I take their deafening silence as a confirmation.


Truly an intellectual giant on military affairs, Dr. Condoleeza Rice.

I'm still trying to understand what she meant by the comparison, which is probably a futile exercise.

The Big Con

Much more needs to be said about this tendency on the right wing to be fundamentally opposed to the idea of an open society. Not that I consider this conspiratorial, just plainly opposed to transparent government and anything but conservative.

Reporting the News

You know, if Katie Couric pulled a Cronkite and actually ended one of her broadcasts with clearly-identified "special commentary" and told us what she really thinks about the war, people might start tuning in more. After all, people hate this war and hate the fact that they lied to about the reasons for it in the first place.

Just a hunch.


Like I've said before, the insanity of rhetoric among American political elites seems to be premised on the idea that war is the best, instead of the last foreign policy option.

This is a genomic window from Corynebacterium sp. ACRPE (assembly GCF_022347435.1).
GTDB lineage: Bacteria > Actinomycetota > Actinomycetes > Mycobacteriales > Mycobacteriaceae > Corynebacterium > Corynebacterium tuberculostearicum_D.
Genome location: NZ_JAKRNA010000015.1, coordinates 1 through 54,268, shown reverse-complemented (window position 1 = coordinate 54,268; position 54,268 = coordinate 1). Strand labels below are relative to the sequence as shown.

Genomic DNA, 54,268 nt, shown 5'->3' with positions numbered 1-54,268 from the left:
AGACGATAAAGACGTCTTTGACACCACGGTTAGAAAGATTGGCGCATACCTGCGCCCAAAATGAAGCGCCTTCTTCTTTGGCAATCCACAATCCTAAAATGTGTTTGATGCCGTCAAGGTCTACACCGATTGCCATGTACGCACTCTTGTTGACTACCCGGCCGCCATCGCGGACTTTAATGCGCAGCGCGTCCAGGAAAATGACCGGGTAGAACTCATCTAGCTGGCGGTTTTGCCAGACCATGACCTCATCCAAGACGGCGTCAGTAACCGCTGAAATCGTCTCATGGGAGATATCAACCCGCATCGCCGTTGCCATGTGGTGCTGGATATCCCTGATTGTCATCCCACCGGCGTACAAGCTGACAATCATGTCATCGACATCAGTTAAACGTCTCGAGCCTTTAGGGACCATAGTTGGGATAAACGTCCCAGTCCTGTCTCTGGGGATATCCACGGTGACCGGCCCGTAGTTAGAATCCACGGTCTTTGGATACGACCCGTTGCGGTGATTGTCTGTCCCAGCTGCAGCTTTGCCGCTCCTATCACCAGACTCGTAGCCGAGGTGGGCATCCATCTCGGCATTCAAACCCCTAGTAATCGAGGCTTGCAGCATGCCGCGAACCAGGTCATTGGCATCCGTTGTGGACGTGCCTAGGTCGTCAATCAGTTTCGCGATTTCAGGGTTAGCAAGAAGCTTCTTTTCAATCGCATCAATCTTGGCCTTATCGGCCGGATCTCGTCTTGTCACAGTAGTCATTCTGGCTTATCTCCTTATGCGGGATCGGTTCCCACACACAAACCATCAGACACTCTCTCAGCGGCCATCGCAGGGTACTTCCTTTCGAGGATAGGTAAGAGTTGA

On to Iran!


What an asshole Ari Fleischer is. I'm in a testy mood today, so I don't hesitate to say that there's a special spot in hell reserved for propagandist hacks like him who profit off warfare built on lies, not necessity.

September 25, 2007

GOP = Pathetic

There's nothing "grand" about

  • Greg Sargent notes that for the first time in a Gallup poll, Democrats lead Republicans as the national security party. And while the break is 47-42 (within the margin of error), my impression is that the Democrats' gain of sixteen points in the last five years is more significant than the Republicans' relatively modest decline of eight points in the same period.

  • Chris Bowers wonders if the Republicans have simply lost the will to win elections, and prefer to simply be on the outside, criticizing the "liberal establishment" than actually running government. I think he may have a point.

  • Finally, David Kurtz looks at a NRSC email urging pressure on Senate Dems to waste more time condemning the MoveOn ad criticizing Gen. Petraeus. Given that they're broke, no wonder they have to resort to this. But since public opinion on the war was unmoved by Petraeus, Bush, or the MoveOn ad, one would hope that Dems would make a spectacle of this, pointing out to voters that Republicans would rather waste Senate time on a newspaper ad than pay attention to the fact that we are wasting billions of dollars and thousands of lives in Iraq with no end in sight so Iraq's civil war doesn't become a larger civil war.